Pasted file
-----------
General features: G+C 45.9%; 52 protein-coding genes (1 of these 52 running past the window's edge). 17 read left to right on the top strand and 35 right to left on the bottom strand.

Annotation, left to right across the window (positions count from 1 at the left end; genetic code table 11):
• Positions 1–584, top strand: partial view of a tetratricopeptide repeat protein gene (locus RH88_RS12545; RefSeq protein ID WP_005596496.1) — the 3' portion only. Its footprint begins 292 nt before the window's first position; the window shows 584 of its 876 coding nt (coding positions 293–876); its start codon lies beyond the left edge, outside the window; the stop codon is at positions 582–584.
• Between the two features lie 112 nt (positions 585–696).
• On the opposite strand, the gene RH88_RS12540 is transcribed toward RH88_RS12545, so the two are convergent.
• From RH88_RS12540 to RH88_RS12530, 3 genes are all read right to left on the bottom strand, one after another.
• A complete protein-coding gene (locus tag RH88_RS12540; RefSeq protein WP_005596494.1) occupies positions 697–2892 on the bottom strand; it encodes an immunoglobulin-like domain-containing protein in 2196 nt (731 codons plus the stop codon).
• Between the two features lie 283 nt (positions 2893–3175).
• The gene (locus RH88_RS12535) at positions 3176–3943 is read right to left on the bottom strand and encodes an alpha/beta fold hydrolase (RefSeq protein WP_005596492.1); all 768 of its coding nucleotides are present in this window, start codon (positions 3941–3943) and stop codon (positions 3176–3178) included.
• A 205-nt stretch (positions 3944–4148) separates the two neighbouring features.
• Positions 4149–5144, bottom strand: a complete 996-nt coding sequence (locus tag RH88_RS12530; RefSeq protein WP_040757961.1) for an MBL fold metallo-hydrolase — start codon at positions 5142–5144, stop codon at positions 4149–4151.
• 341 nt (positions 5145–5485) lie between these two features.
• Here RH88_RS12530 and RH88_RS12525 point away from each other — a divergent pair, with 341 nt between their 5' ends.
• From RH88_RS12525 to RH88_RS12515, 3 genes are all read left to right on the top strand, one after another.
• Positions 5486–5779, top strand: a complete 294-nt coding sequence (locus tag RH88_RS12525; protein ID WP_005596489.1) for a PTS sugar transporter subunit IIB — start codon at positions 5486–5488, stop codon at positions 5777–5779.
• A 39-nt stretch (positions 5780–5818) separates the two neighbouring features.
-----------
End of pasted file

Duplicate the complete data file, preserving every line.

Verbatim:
General features: G+C 45.9%; 52 protein-coding genes (1 of these 52 running past the window's edge). 17 read left to right on the top strand and 35 right to left on the bottom strand.

Annotation, left to right across the window (positions count from 1 at the left end; genetic code table 11):
• Positions 1–584, top strand: partial view of a tetratricopeptide repeat protein gene (locus RH88_RS12545; RefSeq protein ID WP_005596496.1) — the 3' portion only. Its footprint begins 292 nt before the window's first position; the window shows 584 of its 876 coding nt (coding positions 293–876); its start codon lies beyond the left edge, outside the window; the stop codon is at positions 582–584.
• Between the two features lie 112 nt (positions 585–696).
• On the opposite strand, the gene RH88_RS12540 is transcribed toward RH88_RS12545, so the two are convergent.
• From RH88_RS12540 to RH88_RS12530, 3 genes are all read right to left on the bottom strand, one after another.
• A complete protein-coding gene (locus tag RH88_RS12540; RefSeq protein WP_005596494.1) occupies positions 697–2892 on the bottom strand; it encodes an immunoglobulin-like domain-containing protein in 2196 nt (731 codons plus the stop codon).
• Between the two features lie 283 nt (positions 2893–3175).
• The gene (locus RH88_RS12535) at positions 3176–3943 is read right to left on the bottom strand and encodes an alpha/beta fold hydrolase (RefSeq protein WP_005596492.1); all 768 of its coding nucleotides are present in this window, start codon (positions 3941–3943) and stop codon (positions 3176–3178) included.
• A 205-nt stretch (positions 3944–4148) separates the two neighbouring features.
• Positions 4149–5144, bottom strand: a complete 996-nt coding sequence (locus tag RH88_RS12530; RefSeq protein WP_040757961.1) for an MBL fold metallo-hydrolase — start codon at positions 5142–5144, stop codon at positions 4149–4151.
• 341 nt (positions 5145–5485) lie between these two features.
• Here RH88_RS12530 and RH88_RS12525 point away from each other — a divergent pair, with 341 nt between their 5' ends.
• From RH88_RS12525 to RH88_RS12515, 3 genes are all read left to right on the top strand, one after another.
• Positions 5486–5779, top strand: a complete 294-nt coding sequence (locus tag RH88_RS12525; protein ID WP_005596489.1) for a PTS sugar transporter subunit IIB — start codon at positions 5486–5488, stop codon at positions 5777–5779.
• A 39-nt stretch (positions 5780–5818) separates the two neighbouring features.